Meghalaya: At A Glance | Latest News India - Hindustan Times
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Meghalaya: At A Glance

PTI | Byhindustantimes.com
Feb 20, 2003 01:34 PM IST

Meghalaya became an Autonomous State on 2nd April 1970 and a full-fledged State on 21st January 1972.

Meghalaya:   Means Abode of Clouds



Birth of the state:

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   Meghalaya became an Autonomous State on 2nd April 1970 and a full-fledged State on 21st January 1972



Location:

   Latitude 20° 1' N & 26° 5' N, Longitude 85° 49' E & 92° 52' E



Area:   

22,429 Sq. Km.





Length and Breadth:   It is 300 km in length and 100 km in breadth.



Population:   

17,74,778 (1991 census)



Capital:    

Shillong



Districts:    

Seven



Assembly seats:

    60



Literacy:

    62%



Forest Area:   

8,510 Sq. Km.



Average Rainfall:   

1200 cm per annum



Temperature Average:  

18-20° C



Highest Point:   

Shillong Peak (1965 m)



Main Inhabitants:

    Khasis, the Jaintias and the Garos



Local Administration:  District Councils



State's local administration vests in Autonomous District Councils set up under provisions of Sixth Schedule to Constitution of India. There are three councils:



-- Garo Hills Autonomous District seated at Tura covering the East Garo Hills and West Garo Hills Districts.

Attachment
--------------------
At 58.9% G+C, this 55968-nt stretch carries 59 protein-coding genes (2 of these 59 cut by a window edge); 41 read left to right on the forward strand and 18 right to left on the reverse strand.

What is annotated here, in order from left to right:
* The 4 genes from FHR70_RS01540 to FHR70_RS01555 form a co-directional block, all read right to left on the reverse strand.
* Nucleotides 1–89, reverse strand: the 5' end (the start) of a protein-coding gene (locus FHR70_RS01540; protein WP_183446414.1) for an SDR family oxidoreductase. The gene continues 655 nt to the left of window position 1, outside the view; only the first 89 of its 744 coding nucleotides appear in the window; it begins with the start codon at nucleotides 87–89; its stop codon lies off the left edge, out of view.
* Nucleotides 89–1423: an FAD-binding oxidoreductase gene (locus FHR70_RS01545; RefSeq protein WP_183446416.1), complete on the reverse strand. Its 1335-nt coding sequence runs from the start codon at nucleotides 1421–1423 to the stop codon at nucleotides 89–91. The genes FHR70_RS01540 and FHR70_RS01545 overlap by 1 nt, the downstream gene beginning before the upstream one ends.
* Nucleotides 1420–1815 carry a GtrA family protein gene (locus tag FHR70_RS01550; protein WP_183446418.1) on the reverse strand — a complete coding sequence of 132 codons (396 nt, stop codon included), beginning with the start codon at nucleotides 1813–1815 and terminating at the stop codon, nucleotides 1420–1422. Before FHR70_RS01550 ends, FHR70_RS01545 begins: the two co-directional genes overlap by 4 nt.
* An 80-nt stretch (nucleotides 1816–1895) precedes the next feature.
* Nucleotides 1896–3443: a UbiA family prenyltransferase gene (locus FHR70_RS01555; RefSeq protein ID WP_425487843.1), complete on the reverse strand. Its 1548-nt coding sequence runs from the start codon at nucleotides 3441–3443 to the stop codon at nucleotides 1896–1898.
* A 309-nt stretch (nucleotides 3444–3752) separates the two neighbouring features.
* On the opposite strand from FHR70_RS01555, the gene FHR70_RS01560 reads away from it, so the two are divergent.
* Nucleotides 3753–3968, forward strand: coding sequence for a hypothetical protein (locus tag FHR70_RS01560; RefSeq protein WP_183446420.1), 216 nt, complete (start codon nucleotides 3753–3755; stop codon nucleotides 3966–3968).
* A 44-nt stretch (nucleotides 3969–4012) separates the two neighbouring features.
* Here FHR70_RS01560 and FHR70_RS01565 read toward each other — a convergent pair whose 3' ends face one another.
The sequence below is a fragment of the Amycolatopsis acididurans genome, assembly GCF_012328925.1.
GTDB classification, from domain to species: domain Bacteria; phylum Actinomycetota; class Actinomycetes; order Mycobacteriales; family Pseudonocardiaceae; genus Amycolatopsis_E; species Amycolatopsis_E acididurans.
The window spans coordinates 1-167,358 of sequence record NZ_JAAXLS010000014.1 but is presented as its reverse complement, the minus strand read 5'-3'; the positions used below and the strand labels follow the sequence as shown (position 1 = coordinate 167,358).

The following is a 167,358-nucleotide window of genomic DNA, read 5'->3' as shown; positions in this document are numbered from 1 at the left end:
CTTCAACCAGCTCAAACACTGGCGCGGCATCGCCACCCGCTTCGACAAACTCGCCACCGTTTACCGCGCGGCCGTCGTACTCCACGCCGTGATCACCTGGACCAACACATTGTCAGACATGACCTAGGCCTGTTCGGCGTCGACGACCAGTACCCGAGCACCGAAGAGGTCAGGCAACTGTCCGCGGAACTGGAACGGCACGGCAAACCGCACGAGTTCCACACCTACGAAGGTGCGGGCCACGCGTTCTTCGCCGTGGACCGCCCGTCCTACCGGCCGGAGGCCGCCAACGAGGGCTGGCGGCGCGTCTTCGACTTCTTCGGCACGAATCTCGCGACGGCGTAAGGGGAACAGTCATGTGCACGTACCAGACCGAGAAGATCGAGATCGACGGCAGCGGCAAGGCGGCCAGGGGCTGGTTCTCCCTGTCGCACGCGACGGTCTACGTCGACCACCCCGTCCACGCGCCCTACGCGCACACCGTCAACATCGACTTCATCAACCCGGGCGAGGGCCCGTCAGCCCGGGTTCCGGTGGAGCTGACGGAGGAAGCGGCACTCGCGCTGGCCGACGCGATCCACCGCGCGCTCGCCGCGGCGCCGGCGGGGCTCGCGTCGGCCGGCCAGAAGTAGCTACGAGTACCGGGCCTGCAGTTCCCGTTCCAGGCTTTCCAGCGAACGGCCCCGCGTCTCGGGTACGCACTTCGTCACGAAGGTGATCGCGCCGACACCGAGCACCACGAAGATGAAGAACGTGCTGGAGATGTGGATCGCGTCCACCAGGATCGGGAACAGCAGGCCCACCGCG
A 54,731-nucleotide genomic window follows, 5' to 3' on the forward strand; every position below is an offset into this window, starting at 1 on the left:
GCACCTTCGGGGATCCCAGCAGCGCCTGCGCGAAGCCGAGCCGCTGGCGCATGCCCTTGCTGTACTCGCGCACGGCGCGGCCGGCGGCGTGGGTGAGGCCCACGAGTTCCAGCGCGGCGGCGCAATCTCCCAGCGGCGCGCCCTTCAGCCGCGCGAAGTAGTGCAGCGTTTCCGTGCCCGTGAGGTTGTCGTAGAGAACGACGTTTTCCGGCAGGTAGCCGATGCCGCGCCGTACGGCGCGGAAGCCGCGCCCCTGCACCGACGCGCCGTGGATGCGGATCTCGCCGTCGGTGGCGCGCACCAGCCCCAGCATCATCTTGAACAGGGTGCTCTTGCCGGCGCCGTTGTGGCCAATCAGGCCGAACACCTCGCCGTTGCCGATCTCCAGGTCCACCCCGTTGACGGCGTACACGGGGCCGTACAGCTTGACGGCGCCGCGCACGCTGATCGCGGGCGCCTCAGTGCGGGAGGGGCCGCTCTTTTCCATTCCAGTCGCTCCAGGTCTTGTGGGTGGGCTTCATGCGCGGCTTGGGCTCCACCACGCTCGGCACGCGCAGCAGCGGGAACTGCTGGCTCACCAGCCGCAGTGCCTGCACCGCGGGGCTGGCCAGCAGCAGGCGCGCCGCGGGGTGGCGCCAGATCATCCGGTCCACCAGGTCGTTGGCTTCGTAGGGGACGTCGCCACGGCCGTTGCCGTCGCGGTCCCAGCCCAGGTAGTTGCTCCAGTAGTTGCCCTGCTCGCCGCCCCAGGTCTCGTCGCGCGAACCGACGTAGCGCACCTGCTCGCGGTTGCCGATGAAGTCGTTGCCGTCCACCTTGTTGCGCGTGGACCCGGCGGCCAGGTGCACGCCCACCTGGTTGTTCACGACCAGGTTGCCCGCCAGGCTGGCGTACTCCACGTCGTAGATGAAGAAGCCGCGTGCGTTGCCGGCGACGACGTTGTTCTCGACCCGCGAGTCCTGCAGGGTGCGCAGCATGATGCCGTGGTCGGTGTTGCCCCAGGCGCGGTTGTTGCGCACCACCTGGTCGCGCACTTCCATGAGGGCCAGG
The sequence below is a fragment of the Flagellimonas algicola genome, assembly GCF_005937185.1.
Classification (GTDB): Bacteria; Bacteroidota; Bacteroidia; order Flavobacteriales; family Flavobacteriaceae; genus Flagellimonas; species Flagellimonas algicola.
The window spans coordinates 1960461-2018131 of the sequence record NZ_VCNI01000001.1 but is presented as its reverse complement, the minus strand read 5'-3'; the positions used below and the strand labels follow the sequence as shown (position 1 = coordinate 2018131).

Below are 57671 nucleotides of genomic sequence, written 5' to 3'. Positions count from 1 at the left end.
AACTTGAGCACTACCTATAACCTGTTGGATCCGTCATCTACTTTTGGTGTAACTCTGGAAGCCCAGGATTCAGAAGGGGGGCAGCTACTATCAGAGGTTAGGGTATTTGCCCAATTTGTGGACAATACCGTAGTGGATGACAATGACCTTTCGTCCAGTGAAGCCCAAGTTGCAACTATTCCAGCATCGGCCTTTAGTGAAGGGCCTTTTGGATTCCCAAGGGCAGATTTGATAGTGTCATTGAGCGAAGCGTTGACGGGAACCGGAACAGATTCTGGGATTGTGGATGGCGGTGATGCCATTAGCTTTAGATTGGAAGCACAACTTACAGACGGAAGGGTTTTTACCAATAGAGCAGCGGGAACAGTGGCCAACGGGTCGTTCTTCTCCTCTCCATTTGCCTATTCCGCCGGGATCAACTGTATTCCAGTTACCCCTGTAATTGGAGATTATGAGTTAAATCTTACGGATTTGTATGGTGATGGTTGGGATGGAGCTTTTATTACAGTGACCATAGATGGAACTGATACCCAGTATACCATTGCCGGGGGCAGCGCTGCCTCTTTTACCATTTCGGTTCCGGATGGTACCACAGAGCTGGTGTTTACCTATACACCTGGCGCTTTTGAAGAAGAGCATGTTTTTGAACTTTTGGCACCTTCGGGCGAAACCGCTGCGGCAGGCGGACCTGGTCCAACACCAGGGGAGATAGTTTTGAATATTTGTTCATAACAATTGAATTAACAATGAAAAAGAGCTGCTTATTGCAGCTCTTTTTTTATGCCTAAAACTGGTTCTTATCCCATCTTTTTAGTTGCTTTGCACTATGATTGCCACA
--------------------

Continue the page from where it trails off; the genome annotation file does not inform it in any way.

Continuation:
-- Khasi Hills Autonomous District seated at Shillong covering the East Khasi Hills and West Khasi Hills Districts.

-- Jaintia Hills Autonomous District seated at Jowai covering the Jaintia Hills.

The District Councils are constituted by members representing different District Councils constituencies, elected on the basis of universal adult franchise like members of the Legislative Assembly. The leader of largest party/group returned to the Council is appointed by Governor as Chief Executive Member. On the advice of such CEM, a number of members are appointed by Governor as Executive Members. The CEM and the EMs constitute the Executive Committee of the Autonomous District Councils and exercise its Executive Powers.

Under the Sixth Schedule of the constitution the District Councils enjoy legislative, executive and judicial powers mainly over the following items:

- Land other than reserve forests
- Forests other than reserve forests
- Use of any land or water course for agricultural purposes
- Regulation in the practice of Jhum or other forms of shifting cultivation
- Establishment of village or town administration including village or town police and public health and sanitation.
- Appointment and succession of Chiefs and their powers
- Establishment of village or town Committees or Councils and their powers
- Regulation of laws or inheritance of property
- Marriage
- Social customs

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